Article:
A cheque is a document issued to the bank, directing it to pay the specified sum mentioned in digits as well as words to the person whose name is borne on the cheque. Cheques are also called negotiable instruments. The cheque is utilised to make safe, secure and convenient payments. It serves as a secure option since hard cash is not involved during the transfer process; hence the fear of loss or theft is minimized.
Section 6 in The Negotiable Instruments Act, 1881
A “cheque” is a bill of exchange drawn on a specified banker and not expressed to be payable otherwise than on demand and it includes the electronic image of a truncated cheque and a cheque in the electronic form.
Essentials of a Cheque :
There are certain essentials related to a cheque which should be known and understood before using this payment mode for money transfer. Some of the important pointers related to a cheque are:
A cheque is an unconditional order.
A cheque is always drawn on a particular Bank.
Signature on exchequer is a mandate and only by the maker.
The amount is always a certain sum of money of one’s account.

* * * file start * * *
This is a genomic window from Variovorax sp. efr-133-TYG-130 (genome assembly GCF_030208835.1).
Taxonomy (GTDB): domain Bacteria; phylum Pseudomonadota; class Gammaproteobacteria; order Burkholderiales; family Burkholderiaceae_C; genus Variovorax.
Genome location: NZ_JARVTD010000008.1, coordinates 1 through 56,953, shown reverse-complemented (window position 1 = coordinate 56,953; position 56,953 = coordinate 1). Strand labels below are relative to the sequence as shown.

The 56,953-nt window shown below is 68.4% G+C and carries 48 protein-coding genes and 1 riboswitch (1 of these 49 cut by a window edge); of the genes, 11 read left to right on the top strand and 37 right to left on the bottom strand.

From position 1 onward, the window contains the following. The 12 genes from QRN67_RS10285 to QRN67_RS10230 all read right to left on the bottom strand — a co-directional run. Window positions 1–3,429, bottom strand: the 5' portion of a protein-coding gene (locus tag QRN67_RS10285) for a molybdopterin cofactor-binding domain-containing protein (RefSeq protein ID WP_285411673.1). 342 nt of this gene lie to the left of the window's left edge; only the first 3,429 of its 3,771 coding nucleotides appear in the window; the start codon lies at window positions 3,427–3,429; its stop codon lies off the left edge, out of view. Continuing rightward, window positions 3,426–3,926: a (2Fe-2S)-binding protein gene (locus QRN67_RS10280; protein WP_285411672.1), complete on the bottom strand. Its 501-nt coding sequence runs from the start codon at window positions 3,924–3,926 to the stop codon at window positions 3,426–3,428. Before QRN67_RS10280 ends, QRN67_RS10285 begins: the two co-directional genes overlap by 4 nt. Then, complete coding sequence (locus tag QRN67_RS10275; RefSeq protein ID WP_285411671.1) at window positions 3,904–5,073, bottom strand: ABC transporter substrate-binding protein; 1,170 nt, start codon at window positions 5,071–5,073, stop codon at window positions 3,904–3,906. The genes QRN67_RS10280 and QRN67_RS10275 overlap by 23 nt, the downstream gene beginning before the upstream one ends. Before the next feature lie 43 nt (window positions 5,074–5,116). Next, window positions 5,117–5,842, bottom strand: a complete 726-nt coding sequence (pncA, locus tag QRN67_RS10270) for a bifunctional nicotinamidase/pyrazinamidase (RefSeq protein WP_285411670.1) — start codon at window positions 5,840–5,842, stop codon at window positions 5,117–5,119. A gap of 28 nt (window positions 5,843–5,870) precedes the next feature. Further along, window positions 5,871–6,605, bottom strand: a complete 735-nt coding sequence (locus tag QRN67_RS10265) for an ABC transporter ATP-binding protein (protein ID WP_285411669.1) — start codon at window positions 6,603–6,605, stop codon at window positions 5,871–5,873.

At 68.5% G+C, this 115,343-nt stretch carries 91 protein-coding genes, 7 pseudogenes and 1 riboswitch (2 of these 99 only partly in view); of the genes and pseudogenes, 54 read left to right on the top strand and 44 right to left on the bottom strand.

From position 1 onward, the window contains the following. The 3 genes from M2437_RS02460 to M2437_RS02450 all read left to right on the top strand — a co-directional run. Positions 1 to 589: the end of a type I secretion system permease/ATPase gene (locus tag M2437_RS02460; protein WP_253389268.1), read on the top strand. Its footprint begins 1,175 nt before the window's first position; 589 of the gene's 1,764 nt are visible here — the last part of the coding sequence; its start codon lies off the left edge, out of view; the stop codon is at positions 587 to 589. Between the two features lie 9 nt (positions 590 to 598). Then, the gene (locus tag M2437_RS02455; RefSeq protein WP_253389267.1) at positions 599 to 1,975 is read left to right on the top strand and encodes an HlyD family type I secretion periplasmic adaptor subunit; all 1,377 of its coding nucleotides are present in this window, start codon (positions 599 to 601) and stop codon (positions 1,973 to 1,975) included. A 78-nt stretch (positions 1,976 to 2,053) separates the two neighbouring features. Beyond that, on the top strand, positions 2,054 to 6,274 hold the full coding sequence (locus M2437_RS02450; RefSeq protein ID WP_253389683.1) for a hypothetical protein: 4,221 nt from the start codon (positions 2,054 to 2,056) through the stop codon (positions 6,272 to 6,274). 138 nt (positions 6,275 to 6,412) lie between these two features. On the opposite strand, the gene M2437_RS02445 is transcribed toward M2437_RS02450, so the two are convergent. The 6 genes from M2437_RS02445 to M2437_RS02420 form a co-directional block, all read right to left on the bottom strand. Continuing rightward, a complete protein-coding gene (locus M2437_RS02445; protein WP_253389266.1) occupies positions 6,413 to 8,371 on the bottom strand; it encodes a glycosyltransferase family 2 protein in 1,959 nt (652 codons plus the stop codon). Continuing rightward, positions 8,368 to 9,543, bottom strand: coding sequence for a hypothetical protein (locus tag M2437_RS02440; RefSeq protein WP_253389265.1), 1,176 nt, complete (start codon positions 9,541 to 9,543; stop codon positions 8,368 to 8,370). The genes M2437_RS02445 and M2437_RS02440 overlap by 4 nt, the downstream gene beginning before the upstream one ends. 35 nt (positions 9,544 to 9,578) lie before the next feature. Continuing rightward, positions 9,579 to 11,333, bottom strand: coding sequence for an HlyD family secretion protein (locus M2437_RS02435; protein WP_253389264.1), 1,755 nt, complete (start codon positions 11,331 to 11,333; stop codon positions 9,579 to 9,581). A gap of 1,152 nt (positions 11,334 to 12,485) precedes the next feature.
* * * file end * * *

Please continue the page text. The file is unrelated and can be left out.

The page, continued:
A cheque is always payable on demand.
This cash amount is to be paid to the person mentioned there in, or order, or the bearer.
Number of Parties involved with a Cheque:
Under the cheque, mode of fund payment, there are three parties which are involved for on-track movement of money through a written paper source.
a) Drawer or Maker
He/she is the customer or account holder who issues the cheque.
It is basically the bank on which the cheque is drawn and is called the “Drawee”. Always remember that a cheque is always drawn on a particular banker.
The individual who is named in the cheque for getting the payment is known as the “Payee”. Interestingly, the drawer and the payee can be the same individual in a particular case.
One should manage a record of the cheque details comprising the cheque number, issuer name, and date for future safety reference and not to forget to mention the payment amount with every cheque that is issued. Usually, cheque books do consist of a section for all such information at the extreme back. However, trying to keep this information handy in order to avoid any kind of confusion, suspicious activity, or possible fraud is favourable.